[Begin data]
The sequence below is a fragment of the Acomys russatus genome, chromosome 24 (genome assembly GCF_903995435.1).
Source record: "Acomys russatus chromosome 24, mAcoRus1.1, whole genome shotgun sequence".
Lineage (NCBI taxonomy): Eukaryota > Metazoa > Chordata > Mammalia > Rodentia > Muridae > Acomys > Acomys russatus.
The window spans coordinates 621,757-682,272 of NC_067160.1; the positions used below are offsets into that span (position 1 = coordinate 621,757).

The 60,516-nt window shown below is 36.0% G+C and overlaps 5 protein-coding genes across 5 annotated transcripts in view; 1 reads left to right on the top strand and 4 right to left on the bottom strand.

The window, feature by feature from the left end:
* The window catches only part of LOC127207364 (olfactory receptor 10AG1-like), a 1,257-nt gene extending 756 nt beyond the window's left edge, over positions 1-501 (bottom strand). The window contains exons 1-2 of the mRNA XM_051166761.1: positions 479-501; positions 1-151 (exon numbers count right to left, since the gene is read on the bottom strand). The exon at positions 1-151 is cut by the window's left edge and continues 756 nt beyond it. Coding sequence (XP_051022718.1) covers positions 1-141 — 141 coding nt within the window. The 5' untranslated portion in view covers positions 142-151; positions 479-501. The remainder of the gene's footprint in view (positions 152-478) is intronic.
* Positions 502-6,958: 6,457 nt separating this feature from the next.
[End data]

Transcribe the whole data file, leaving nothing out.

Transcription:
The sequence below is a fragment of the Acomys russatus genome, chromosome 24 (genome assembly GCF_903995435.1).
Source record: "Acomys russatus chromosome 24, mAcoRus1.1, whole genome shotgun sequence".
Lineage (NCBI taxonomy): Eukaryota > Metazoa > Chordata > Mammalia > Rodentia > Muridae > Acomys > Acomys russatus.
The window spans coordinates 621,757-682,272 of NC_067160.1; the positions used below are offsets into that span (position 1 = coordinate 621,757).

The 60,516-nt window shown below is 36.0% G+C and overlaps 5 protein-coding genes across 5 annotated transcripts in view; 1 reads left to right on the top strand and 4 right to left on the bottom strand.

The window, feature by feature from the left end:
* The window catches only part of LOC127207364 (olfactory receptor 10AG1-like), a 1,257-nt gene extending 756 nt beyond the window's left edge, over positions 1-501 (bottom strand). The window contains exons 1-2 of the mRNA XM_051166761.1: positions 479-501; positions 1-151 (exon numbers count right to left, since the gene is read on the bottom strand). The exon at positions 1-151 is cut by the window's left edge and continues 756 nt beyond it. Coding sequence (XP_051022718.1) covers positions 1-141 — 141 coding nt within the window. The 5' untranslated portion in view covers positions 142-151; positions 479-501. The remainder of the gene's footprint in view (positions 152-478) is intronic.
* Positions 502-6,958: 6,457 nt separating this feature from the next.